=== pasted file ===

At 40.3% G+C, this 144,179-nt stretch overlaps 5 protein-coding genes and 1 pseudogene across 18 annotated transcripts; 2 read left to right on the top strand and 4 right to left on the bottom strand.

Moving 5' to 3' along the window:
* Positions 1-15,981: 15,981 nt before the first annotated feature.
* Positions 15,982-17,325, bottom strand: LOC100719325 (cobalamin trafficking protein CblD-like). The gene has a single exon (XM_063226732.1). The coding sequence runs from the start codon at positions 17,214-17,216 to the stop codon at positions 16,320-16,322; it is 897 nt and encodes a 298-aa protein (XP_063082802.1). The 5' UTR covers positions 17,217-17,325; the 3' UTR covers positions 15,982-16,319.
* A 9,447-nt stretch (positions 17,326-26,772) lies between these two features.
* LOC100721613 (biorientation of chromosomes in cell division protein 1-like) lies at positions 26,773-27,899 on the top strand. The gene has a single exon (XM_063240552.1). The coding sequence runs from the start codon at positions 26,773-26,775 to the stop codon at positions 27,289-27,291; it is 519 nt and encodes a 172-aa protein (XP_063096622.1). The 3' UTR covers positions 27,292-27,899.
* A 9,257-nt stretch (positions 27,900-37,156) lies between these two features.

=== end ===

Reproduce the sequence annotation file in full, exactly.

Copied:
At 40.3% G+C, this 144,179-nt stretch overlaps 5 protein-coding genes and 1 pseudogene across 18 annotated transcripts; 2 read left to right on the top strand and 4 right to left on the bottom strand.

Moving 5' to 3' along the window:
* Positions 1-15,981: 15,981 nt before the first annotated feature.
* Positions 15,982-17,325, bottom strand: LOC100719325 (cobalamin trafficking protein CblD-like). The gene has a single exon (XM_063226732.1). The coding sequence runs from the start codon at positions 17,214-17,216 to the stop codon at positions 16,320-16,322; it is 897 nt and encodes a 298-aa protein (XP_063082802.1). The 5' UTR covers positions 17,217-17,325; the 3' UTR covers positions 15,982-16,319.
* A 9,447-nt stretch (positions 17,326-26,772) lies between these two features.
* LOC100721613 (biorientation of chromosomes in cell division protein 1-like) lies at positions 26,773-27,899 on the top strand. The gene has a single exon (XM_063240552.1). The coding sequence runs from the start codon at positions 26,773-26,775 to the stop codon at positions 27,289-27,291; it is 519 nt and encodes a 172-aa protein (XP_063096622.1). The 3' UTR covers positions 27,292-27,899.
* A 9,257-nt stretch (positions 27,900-37,156) lies between these two features.